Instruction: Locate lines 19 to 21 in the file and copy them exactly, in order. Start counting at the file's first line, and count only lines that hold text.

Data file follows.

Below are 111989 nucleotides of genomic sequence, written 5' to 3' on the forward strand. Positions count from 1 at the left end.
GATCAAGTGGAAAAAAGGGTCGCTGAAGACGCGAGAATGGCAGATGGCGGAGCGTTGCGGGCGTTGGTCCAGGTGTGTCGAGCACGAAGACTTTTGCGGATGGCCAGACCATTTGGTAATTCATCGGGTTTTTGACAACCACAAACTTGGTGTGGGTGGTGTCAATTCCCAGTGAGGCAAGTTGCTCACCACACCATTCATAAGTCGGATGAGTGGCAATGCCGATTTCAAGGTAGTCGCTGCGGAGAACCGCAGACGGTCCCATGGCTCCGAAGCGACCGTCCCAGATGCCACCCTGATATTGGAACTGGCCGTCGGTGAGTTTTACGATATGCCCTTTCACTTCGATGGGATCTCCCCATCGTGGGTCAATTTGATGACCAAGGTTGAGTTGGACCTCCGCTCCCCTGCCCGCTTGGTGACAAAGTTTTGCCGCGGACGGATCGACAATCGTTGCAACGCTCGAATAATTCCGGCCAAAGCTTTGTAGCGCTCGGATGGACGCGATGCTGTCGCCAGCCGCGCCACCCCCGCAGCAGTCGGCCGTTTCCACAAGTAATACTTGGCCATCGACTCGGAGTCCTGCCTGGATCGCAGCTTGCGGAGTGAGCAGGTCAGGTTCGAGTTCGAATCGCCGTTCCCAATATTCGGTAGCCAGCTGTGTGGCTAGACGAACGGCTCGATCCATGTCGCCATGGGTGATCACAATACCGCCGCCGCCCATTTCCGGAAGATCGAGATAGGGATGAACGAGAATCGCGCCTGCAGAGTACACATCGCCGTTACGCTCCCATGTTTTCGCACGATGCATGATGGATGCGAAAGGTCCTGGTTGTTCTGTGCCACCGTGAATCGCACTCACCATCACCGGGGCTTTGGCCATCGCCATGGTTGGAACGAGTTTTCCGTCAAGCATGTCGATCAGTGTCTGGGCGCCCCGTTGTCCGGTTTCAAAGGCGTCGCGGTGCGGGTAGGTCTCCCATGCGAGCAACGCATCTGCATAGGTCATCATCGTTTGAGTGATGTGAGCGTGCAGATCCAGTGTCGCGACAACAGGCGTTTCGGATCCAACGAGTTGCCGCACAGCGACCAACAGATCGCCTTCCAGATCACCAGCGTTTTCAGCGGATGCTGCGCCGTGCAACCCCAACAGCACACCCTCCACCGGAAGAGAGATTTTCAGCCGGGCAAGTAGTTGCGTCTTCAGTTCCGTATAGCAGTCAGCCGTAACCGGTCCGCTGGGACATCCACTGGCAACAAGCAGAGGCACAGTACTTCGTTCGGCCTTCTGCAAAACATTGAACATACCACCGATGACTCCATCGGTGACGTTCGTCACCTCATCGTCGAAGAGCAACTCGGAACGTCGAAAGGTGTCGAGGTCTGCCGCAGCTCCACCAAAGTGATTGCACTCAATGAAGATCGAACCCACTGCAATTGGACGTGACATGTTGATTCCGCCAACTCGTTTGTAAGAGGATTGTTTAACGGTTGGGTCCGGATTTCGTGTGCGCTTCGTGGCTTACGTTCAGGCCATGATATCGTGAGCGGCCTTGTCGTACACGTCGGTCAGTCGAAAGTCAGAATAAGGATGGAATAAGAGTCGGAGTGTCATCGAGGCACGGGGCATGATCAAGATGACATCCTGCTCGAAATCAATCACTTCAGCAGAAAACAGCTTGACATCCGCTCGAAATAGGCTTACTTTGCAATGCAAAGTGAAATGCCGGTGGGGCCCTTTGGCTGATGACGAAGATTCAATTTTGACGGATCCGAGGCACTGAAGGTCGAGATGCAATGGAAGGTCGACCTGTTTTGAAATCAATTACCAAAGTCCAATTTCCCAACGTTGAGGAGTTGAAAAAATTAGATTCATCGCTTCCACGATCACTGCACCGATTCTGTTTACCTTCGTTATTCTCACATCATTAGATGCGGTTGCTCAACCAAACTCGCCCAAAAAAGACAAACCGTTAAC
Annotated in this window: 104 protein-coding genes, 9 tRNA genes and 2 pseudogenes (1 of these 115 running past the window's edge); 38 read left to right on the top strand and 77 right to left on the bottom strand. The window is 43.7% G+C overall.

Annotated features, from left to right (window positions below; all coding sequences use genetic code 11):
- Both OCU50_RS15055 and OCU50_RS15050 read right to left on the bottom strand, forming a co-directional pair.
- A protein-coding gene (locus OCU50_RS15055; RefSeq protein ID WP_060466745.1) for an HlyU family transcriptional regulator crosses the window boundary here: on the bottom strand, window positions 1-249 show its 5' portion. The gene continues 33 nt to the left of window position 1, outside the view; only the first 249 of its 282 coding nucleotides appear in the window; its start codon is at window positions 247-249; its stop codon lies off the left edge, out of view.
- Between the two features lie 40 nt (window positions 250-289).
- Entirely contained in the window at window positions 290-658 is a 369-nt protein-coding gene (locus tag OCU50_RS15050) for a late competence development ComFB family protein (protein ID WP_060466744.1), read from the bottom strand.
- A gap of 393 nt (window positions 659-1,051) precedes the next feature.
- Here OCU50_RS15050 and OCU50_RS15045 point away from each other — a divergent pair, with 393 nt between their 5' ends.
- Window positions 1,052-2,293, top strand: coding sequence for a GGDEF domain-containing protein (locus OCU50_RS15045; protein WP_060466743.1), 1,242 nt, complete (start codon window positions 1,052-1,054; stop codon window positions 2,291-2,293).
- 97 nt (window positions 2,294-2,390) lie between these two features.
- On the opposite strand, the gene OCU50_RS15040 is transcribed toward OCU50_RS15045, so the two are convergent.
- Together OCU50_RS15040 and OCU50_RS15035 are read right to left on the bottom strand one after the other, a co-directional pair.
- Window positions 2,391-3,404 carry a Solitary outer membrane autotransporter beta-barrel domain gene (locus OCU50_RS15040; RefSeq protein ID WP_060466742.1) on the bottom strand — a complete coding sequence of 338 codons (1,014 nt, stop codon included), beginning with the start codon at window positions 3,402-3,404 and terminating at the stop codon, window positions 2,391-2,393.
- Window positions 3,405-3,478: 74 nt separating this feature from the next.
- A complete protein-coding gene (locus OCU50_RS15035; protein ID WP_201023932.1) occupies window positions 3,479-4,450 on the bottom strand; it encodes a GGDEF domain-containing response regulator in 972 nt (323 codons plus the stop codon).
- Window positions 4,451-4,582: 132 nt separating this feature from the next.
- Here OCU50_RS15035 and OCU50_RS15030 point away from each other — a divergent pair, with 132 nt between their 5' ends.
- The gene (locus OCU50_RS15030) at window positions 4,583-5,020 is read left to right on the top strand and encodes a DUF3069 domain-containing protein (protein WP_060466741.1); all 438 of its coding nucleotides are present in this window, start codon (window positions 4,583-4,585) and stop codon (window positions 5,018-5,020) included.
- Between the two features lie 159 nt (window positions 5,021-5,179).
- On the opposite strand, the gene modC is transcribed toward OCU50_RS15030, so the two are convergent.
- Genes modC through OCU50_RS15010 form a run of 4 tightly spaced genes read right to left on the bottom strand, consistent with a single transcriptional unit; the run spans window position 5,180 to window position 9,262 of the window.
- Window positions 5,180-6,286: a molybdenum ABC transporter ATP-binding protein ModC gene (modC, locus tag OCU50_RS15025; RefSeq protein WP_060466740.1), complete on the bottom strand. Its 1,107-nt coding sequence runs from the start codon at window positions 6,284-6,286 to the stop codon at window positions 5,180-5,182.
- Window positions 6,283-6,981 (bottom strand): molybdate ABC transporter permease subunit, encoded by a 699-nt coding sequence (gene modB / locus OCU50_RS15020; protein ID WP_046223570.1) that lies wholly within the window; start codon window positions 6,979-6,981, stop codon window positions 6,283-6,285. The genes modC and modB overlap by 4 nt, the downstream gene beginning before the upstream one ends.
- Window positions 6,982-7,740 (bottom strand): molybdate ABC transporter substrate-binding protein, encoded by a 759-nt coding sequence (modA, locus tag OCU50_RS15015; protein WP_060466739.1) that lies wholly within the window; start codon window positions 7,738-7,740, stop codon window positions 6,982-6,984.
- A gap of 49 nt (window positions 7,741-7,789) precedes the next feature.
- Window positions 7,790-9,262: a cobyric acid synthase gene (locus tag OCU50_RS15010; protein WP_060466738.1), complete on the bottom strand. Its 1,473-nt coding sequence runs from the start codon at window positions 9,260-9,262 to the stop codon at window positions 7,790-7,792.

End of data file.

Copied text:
- Here OCU50_RS15035 and OCU50_RS15030 point away from each other — a divergent pair, with 132 nt between their 5' ends.
- The gene (locus OCU50_RS15030) at window positions 4,583-5,020 is read left to right on the top strand and encodes a DUF3069 domain-containing protein (protein WP_060466741.1); all 438 of its coding nucleotides are present in this window, start codon (window positions 4,583-4,585) and stop codon (window positions 5,018-5,020) included.
- Between the two features lie 159 nt (window positions 5,021-5,179).